On Saturday, 10 May 2003, a group of birders celebrated International Migratory Bird Day by vacuuming the County to find as many bird species as they could. However, what lead up to this particular IMBD has a little history that should be shared. In 2000 an amazing 196 species were found and opened the question Can 200 species be found in an inland county without access to pelagic birds? In CA, coastal counties and those fronting on the Salton Sea can usually break the 200 mark without too much trouble but dry counties are another story. IMBD in 2001 was a bust due to horrific weather but in 2002, as observer after observer replied Yes as the list of bird species was read, we knew the day was one of the best ever but did we break the magical 200? No, we ONLY tallied 199 but the competitive gleam in the eyes of the group was electric, and vows were made to bring bigger and better vacuums next year!

A couple of months before IMBD, the guerilla war council convened and all species that were seen every year in good numbers were eliminated because they will come to us. We worked the list of target birds, and each group identified where each species could be found in their area. The lists were worked and reworked until each species had at least three groups looking for it in three different areas. Some species could only be found in one area and these were the Dont come home til you get it! species. Now all we needed was a large turnout of birds, birders, and great weather.

From dark oclock until dusk oclock, 41 observers (the most ever) scoured the Owens Valley, White Mountains and Deep Springs, Inyo Mountains, Eastern Sierra canyons, Saline Valley, China Ranch, and Death Valley looking and listening for all the birds they could find. Tradition, and exhaustion, has determined that the countdown (and the best potluck in the Valley) is held the next day. Again, the observers were replying Yes repeatedly and, as the checklist filled up with checks, everybody knew they were a part of something special. At the end of the countdown, the group let out a collective Wow! at the 219 species that were found! From hoping that we could break 200 to blowing right past it was exhilarating for everybody involved. Some had wondered if emphasizing the search for species would lessen the numbers of total individuals. The group found 16,780 individual birds, almost a 50% increase over the previous high of 11,242. This reflects on the wide coverage by a large number of observers on a day that the birds chose to migrate. Biological confluence is beautiful!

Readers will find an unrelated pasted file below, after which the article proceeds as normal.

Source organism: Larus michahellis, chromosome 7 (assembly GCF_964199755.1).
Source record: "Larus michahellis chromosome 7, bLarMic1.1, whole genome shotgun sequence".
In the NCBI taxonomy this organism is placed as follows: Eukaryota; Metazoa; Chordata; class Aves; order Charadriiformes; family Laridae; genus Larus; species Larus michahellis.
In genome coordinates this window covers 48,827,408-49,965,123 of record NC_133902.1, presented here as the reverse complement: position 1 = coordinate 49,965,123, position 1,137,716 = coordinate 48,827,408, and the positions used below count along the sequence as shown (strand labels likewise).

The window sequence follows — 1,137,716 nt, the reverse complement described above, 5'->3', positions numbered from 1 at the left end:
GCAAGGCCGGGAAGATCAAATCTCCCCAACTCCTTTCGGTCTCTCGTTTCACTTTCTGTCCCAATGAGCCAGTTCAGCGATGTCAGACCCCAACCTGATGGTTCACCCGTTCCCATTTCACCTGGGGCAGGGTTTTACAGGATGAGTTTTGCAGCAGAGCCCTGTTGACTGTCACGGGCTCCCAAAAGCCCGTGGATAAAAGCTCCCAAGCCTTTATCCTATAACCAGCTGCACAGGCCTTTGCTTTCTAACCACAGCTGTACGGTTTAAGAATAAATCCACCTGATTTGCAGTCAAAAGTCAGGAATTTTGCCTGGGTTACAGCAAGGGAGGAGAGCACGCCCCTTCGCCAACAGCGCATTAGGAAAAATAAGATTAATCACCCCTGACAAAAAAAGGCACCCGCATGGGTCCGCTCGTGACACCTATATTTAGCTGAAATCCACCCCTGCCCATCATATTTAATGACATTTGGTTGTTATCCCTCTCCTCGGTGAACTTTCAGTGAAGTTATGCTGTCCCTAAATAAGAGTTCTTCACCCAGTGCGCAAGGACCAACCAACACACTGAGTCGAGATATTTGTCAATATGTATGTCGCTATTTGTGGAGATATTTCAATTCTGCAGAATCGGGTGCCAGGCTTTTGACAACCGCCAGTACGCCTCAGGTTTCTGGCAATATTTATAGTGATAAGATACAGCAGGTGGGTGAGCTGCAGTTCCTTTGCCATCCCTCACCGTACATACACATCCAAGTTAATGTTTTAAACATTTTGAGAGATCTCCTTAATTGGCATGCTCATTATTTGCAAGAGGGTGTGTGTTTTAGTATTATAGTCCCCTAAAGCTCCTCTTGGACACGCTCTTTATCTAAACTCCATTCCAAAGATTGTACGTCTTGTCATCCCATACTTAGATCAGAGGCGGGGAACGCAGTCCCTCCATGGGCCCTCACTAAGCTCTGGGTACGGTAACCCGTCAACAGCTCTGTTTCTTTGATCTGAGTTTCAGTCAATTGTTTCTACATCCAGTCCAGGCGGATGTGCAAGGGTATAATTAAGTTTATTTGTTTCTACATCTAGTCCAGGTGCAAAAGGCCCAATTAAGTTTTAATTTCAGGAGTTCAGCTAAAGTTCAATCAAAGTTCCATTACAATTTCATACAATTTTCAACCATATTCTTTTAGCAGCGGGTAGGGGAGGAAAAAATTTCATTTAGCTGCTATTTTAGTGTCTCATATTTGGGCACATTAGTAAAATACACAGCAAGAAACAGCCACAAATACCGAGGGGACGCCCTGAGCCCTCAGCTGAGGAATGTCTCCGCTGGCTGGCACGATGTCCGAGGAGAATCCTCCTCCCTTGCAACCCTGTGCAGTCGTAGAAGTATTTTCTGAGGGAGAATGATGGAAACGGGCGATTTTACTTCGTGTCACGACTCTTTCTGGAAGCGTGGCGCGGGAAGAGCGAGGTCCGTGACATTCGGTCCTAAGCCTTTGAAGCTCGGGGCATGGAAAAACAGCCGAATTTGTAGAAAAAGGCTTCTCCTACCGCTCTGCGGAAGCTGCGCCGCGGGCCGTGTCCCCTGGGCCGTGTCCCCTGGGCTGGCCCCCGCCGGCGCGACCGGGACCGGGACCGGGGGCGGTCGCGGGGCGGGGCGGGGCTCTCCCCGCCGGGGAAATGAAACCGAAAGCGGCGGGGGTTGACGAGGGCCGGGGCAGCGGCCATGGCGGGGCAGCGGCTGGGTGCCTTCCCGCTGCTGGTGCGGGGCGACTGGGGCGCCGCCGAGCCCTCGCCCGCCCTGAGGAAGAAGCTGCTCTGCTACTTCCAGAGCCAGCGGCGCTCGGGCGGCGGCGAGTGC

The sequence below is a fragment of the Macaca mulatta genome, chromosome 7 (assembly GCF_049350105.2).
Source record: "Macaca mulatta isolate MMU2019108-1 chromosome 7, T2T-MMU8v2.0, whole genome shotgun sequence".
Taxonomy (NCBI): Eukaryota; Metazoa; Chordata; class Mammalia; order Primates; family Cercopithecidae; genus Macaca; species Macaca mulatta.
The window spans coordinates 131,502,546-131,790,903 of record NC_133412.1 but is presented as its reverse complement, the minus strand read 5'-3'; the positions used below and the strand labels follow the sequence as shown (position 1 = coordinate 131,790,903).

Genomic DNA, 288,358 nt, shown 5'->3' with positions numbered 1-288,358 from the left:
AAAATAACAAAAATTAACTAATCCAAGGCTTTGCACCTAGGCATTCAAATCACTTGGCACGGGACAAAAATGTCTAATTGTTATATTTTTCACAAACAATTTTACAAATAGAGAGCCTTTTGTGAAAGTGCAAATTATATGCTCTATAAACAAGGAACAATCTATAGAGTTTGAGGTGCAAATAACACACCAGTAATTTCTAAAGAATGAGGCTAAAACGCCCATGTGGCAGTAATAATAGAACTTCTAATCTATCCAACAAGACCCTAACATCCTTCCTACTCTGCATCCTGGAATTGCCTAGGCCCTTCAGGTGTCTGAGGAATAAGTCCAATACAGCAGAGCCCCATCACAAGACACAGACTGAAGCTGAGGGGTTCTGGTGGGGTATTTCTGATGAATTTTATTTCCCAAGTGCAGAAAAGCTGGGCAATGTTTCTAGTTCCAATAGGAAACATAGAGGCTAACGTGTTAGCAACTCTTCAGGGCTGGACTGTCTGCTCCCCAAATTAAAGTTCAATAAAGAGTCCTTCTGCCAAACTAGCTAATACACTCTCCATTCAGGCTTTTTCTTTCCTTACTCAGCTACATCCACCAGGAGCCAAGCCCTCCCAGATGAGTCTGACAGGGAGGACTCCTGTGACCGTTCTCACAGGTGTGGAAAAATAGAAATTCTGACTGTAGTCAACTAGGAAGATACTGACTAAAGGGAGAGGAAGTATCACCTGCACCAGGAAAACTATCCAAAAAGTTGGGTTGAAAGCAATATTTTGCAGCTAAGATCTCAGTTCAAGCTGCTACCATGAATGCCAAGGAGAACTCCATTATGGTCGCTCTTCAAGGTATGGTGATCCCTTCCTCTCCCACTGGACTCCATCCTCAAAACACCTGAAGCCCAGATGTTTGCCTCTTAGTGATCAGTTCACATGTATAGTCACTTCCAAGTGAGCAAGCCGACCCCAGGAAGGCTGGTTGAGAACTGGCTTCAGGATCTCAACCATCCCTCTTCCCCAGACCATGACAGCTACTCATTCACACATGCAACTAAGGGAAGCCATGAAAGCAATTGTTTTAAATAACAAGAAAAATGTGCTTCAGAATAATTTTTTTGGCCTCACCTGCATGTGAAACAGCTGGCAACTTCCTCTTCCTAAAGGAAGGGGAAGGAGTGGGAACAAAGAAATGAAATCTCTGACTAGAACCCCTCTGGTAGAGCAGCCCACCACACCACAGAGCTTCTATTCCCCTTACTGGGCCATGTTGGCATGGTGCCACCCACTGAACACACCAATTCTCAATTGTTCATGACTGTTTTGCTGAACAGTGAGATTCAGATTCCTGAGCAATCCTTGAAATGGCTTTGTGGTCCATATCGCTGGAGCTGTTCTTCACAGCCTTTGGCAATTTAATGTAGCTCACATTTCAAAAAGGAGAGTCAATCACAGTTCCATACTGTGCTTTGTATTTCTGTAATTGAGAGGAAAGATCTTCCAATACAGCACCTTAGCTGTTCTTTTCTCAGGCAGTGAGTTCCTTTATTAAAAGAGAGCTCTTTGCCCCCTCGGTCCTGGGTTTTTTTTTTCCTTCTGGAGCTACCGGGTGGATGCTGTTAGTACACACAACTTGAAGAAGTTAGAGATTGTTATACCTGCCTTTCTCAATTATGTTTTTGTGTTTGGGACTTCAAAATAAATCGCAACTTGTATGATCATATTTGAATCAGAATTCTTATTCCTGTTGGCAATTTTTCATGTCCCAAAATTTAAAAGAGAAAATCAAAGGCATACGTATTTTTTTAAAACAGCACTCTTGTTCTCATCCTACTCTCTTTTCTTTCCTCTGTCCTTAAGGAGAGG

Never let it be said that an individual does not make a difference. Of the 219 species, 40 were seen by only one person or group (usually only two people). Chris Howard and Rosie Beach were the only ones to find Cassins Kingbird, Juniper Titmouse, Red Crossbill, and, incredibly, a BLACK-BACKED WAGTAIL, an Asian species new to the County; Jim Parker had American Wigeon, Red-breasted and Pygmy Nuthatches and White-throated Sparrow; Debby Parker found Wilsons Snipe, MEW GULL (which she added to the County list 2 days earlier!) and Black-and-white Warbler; Judy Wickman found an amazing Long-tailed Duck, Coopers Hawk, and Cedar Waxwing; Susan Steele had Mountain Quail, Willow Flycatcher, and Canyon Towhee; Kelli Levinson added Red-breasted Merganser, Cactus Wren, and California Thrasher; Andrew and Leah Kirk found Least Bittern and Black Swift; Derrick Vocelka had Cattle Egret and Sharp-shinned Hawk; Barb Toth found two Evening Grosbeaks; Mike and Nancy Prather added a Whimbrel; Gerry & Vicki Wolfe found a Peregrine Falcon; Sacha Stuart had Ring-necked Pheasant in her yard; Bob Maurer, Jr. added Franklin’s Gull; James Wilson had a Lucys Warbler, Tom Heindel found Gambels Quail, Brown-crested Flycatcher, Bells Vireo, Black-tailed Gnatcatcher, and Summer Tanager; Jo Heindel added Canada Geese (2 adults with 5 goslings), Canvasback, Greater Yellowlegs, Long-billed Dowitcher, and Calliope Hummingbird. Others who helped count and added substantial numbers were Kathy Duvall, Lee Dykus, Jack and Marilyn Ferrell, Tim Forsell, Carolyn Gann, Betty Gilchrist, John & Ros Gorham, Steve Holland, Bob Hudson, Bill Mitchel, Larry Nahm, Richard Potashin, Beverly Schroeder, Michael Thornton, Bob Toth, Lynna Walker, Drew Wickman, John Williams, James Wilson, and Jerry Zatorski.

Inyo County received national recognition for ranking 3rd in the Nation for total number of species found in a county (or parish) in one day on IMBD. This may be a record that will stand for a long time, on the other hand

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